This manuscript, acquired from the David-Weill donation collection with the support of Aline Mayrisch, contains passages from the biography of Xuanzang, one of the most famous translators of Buddhist texts from Sanskrit into Chinese. It is in fact the translation of a Chinese work into Turkish, using an alphabet derived from Aramaic via Sogdian, by Sïngqo Säli tutung (in Chinese: Shengguang fashi), a native of Bechbalik (present-day Guchen). The 10-volume work, entitled “Biography of the Master of the Law of the Three Baskets of the Monastery of the Great Passion”, relates the life of the celebrated Buddhist monk Xuanzang who, in the 7th century, played a key role in the propagation of Buddhism in China, translating the religious writings that he had brought back from India. The Chinese text was written between 664 and 688 by two of his disciples, Huili and Yencong.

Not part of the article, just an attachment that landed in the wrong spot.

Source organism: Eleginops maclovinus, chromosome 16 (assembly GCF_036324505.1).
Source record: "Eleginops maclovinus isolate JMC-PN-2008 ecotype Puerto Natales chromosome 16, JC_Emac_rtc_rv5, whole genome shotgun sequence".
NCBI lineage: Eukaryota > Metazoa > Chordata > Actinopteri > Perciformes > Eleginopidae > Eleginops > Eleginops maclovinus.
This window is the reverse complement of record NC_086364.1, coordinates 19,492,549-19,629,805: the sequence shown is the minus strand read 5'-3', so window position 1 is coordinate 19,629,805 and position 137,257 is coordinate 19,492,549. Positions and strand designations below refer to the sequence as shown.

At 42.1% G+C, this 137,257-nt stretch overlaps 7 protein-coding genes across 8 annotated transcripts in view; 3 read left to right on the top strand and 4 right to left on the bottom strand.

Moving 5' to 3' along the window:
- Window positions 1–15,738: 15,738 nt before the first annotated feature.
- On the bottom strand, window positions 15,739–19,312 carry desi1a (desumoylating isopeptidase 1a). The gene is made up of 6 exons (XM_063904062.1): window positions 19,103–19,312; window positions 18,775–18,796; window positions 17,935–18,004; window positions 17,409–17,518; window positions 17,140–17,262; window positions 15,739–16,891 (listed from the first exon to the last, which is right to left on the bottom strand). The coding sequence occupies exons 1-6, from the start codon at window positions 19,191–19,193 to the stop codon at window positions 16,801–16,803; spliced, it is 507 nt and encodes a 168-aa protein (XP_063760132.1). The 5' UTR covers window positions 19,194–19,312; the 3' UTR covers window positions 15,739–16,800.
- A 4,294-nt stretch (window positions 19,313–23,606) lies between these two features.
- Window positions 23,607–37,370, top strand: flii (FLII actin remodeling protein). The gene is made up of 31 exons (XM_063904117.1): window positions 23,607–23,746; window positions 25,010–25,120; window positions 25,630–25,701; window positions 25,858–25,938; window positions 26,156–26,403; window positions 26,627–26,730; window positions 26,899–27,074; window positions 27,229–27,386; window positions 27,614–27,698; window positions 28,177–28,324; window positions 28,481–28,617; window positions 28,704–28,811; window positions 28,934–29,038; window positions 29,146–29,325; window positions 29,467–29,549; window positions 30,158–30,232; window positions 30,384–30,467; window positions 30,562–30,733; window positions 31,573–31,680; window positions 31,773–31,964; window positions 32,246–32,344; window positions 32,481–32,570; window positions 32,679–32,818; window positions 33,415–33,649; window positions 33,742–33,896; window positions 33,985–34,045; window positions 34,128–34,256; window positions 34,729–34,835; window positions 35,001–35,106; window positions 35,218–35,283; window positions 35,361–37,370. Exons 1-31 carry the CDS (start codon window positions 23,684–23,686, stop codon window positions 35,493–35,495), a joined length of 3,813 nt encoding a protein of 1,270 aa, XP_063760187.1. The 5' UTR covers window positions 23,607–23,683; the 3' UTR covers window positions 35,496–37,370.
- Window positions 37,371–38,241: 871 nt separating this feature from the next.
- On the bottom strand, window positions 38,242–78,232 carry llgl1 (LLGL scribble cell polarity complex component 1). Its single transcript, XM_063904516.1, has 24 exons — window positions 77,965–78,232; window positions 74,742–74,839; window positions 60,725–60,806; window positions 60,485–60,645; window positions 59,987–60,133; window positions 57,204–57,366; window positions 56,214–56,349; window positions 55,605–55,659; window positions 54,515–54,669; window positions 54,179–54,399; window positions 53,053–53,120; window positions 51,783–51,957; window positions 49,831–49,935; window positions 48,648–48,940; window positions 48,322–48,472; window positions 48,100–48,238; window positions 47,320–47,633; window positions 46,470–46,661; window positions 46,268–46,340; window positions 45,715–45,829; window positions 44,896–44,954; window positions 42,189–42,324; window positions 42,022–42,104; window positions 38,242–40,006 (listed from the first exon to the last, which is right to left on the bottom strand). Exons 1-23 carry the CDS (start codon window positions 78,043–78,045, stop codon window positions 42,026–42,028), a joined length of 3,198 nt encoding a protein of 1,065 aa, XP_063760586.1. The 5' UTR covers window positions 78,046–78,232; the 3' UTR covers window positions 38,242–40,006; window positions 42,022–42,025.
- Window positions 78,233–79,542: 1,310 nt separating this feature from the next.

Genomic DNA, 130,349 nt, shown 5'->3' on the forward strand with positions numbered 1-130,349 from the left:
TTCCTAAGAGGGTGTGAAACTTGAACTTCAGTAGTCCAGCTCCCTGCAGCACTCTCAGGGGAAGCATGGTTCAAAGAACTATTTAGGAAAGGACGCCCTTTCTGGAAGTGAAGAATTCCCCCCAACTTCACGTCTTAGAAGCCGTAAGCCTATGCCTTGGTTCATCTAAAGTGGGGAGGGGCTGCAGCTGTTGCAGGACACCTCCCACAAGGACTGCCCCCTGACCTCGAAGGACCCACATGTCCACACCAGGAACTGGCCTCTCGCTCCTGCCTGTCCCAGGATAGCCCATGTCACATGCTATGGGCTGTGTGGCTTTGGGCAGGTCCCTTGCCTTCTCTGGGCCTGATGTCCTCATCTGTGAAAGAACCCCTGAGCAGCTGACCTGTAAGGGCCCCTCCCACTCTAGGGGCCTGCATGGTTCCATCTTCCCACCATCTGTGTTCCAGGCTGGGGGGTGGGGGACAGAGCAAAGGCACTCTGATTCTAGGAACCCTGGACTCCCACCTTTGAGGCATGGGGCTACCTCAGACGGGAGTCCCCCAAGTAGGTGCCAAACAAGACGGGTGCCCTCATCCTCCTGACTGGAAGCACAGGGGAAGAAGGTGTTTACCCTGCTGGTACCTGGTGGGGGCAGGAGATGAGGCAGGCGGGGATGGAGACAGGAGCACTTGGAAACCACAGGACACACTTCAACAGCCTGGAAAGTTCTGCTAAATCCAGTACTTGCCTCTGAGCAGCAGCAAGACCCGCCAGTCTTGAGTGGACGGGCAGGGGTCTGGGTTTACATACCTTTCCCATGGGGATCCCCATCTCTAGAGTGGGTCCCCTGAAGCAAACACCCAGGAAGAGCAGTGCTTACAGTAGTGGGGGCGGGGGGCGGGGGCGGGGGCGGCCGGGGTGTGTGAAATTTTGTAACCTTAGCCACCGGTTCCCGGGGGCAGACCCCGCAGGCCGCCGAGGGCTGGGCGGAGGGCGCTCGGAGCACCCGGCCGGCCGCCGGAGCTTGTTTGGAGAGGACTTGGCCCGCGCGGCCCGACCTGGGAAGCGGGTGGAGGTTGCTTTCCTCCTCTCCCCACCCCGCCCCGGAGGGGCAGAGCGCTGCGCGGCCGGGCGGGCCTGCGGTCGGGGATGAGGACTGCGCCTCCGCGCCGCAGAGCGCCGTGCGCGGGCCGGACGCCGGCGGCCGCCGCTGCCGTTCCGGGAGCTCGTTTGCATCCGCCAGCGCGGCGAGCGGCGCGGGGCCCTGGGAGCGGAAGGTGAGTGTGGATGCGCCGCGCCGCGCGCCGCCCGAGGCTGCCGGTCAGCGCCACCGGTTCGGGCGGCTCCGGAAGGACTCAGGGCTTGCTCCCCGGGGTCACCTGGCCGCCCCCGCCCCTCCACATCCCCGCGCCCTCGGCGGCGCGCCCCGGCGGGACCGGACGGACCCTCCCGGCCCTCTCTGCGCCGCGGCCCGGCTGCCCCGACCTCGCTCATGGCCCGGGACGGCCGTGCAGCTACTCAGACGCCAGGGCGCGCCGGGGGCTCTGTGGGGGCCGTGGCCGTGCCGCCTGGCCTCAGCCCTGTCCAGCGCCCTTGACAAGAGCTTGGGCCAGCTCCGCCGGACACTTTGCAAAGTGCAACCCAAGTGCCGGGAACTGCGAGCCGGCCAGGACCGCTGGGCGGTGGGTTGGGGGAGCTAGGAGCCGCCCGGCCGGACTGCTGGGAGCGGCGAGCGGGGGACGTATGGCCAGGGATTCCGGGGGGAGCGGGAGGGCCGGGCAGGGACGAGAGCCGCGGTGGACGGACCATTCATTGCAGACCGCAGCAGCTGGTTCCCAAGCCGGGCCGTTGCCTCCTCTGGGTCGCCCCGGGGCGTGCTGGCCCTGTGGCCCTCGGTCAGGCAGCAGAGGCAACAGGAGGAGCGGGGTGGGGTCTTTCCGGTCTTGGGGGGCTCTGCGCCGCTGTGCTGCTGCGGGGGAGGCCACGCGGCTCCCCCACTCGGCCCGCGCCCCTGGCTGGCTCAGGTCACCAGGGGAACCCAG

The translation is only known of from this manuscript. The Musée Guimet possesses one third of the text; the other two thirds are in collections in Beijing and St Petersburg.

The text appears within rectangular red line frames, with 27 lines per page. Cursive inscriptions have been added at the end of the chapter. One third of the way down the left side of each page, a small, red, centrally pierced circle recalls the formal derivation of the manuscript from Indian counterparts.

The manuscript consists of 123 fragments of light brown paper, on which the text is written in black ink, with red ruled lines visible in places.